HONG KONG (Reuters) – Cristiano Ronaldo’s arrival at Al Nasr on a high-paying deal made headlines around the world last month, but in another world, the five-time Ballon d’Or winner has moved further east. I may have been destined to do so.
The move to Saudi Arabia following the cancellation of the Portuguese striker’s Manchester United contract has highlighted changes within Asian football that began before the COVID-19 pandemic and continue to have a major impact.
The Chinese Super League (CSL) has attracted an increasing number of key players and coaches to China since the early 2000s, with money often pouring into clubs owned by indebted property developers. I was.
Shanghai Shanghai’s acquisition of Brazilian duo Oscar and Hulk for a combined €130 million ($141.27 million) transfer fee in 2016 is a win for already World Cup winners Marcello Lippi and Luis Felipe Scolari. It highlighted the league’s intentions, which had attracted the coaches of
Carlos Tevez’s arrival at Shanghai Shenhua shortly after a rumored £600,000 ($743,820) a week has confirmed China’s status as football’s latest Eldorado.
Officials worried about overspending on tightening regulations did little to cool speculation that big names in the game were headed for China, with both Ronaldo and Lionel Messi linked to CSL clubs. It wasn’t surprising, though.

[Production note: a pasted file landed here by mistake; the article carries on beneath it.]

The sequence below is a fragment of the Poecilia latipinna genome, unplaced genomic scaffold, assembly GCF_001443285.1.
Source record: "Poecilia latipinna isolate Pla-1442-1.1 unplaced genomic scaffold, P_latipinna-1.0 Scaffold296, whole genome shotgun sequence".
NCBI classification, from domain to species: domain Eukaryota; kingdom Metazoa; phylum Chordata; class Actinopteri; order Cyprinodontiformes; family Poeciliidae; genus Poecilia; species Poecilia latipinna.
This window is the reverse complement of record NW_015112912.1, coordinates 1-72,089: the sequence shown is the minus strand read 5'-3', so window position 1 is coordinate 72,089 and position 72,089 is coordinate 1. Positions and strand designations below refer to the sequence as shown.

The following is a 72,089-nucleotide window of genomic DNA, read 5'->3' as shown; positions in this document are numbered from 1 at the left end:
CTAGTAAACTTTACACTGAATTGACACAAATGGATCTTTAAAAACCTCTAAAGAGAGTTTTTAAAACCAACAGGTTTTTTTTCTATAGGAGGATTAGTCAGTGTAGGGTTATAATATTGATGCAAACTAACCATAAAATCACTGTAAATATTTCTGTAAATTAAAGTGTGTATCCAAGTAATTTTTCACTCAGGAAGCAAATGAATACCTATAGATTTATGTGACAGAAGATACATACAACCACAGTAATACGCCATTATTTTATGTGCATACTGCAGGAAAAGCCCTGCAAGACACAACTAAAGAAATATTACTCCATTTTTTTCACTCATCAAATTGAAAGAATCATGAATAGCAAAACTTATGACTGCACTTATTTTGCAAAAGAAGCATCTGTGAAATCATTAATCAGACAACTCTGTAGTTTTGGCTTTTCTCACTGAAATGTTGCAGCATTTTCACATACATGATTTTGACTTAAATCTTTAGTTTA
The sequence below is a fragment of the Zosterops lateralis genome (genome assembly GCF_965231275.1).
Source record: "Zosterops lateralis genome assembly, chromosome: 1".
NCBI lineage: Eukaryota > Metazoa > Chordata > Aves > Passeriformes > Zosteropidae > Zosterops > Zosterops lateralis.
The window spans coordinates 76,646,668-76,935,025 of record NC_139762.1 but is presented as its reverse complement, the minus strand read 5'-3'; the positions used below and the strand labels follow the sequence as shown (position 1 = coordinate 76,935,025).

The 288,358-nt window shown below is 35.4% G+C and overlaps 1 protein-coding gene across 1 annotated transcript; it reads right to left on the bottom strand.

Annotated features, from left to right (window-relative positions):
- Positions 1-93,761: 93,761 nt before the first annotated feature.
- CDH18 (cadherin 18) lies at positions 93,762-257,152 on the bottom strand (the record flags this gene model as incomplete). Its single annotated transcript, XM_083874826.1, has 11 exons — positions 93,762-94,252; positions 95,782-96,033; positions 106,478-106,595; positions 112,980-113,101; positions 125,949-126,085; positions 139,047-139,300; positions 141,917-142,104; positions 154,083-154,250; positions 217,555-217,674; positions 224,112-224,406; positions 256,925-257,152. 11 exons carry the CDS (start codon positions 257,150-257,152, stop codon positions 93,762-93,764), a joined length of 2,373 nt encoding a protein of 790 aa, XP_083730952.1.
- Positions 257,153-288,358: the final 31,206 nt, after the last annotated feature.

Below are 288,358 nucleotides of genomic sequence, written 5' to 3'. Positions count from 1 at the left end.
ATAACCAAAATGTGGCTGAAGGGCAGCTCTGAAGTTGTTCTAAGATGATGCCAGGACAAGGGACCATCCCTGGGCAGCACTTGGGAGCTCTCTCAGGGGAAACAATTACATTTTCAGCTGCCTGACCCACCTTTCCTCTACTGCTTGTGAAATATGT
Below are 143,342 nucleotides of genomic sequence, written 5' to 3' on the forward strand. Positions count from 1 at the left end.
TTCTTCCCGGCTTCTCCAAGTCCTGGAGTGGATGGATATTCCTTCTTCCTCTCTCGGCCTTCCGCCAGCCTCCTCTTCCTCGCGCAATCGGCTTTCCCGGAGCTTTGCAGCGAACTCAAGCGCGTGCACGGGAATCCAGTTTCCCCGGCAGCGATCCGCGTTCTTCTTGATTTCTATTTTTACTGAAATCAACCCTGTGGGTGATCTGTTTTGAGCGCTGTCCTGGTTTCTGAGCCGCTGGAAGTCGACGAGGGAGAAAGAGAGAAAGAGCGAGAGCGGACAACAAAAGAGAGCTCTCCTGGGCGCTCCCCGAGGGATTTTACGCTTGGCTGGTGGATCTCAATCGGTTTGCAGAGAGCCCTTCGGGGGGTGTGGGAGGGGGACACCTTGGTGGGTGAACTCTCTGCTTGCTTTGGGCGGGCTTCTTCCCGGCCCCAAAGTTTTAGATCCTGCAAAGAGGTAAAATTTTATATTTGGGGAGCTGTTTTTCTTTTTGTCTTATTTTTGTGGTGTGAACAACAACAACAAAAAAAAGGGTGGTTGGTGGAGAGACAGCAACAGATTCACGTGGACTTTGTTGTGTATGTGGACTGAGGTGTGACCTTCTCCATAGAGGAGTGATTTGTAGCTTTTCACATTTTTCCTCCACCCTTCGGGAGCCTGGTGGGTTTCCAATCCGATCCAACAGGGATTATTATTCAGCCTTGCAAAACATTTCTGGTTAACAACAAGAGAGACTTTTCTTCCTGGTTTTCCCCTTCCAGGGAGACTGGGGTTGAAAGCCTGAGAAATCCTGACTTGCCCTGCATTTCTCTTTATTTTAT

Ronaldo, in particular, has led to numerous moves to the East, rising rapidly and spending heavily after the forward’s agent Jorge Mendes was photographed with the club’s owner in 2018. Tianjin Quanqiang, which is currently under construction, was advertised as a candidate site.
But five years later, a lot has changed.
Tianjin was one of the first CSL clubs to close due to financial or legal issues, and Wuhan Yangtze closed this week.
Few players have escaped the downturn in Chinese football.
Jiangsu Suning, owned by one of China’s leading retailers, dissolved in early 2021, months after winning the CSL title for the first time.
Two-time Asian champions Guangzhou FC, once the dominant force in Chinese football, closed after owner developer China Evergrande was forced to limit funding after the government restricted borrowing. , declined.
China’s strict zero COVID policy has only heightened the challenge for Chinese clubs.
Talent has flowed from the CSL into the Saudi Pro League, and the competition’s top scorers – Al Nasr’s Anderson Taliska, Al Ittihad’s Abderazak Hamdallah and Al Hilal’s Odion Ighalo – have all played in China.
While Saudi Arabia has big ambitions to host the 2027 Asian Cup, it has launched a bid to organize the 2026 Women’s Asian Cup.
These moves come after China was forced to give up its rights to the 2023 Asian Cup last year.
Restrictions were finally eased in a dramatic U-turn last month, but it has taken a heavy toll on Chinese football.
The luster in Chinese football has all but faded amid the focus on the oil-financed wealth offered by a newly assertive Saudi Arabia.
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(Reporting by Michael Church; Editing by Josie Kao)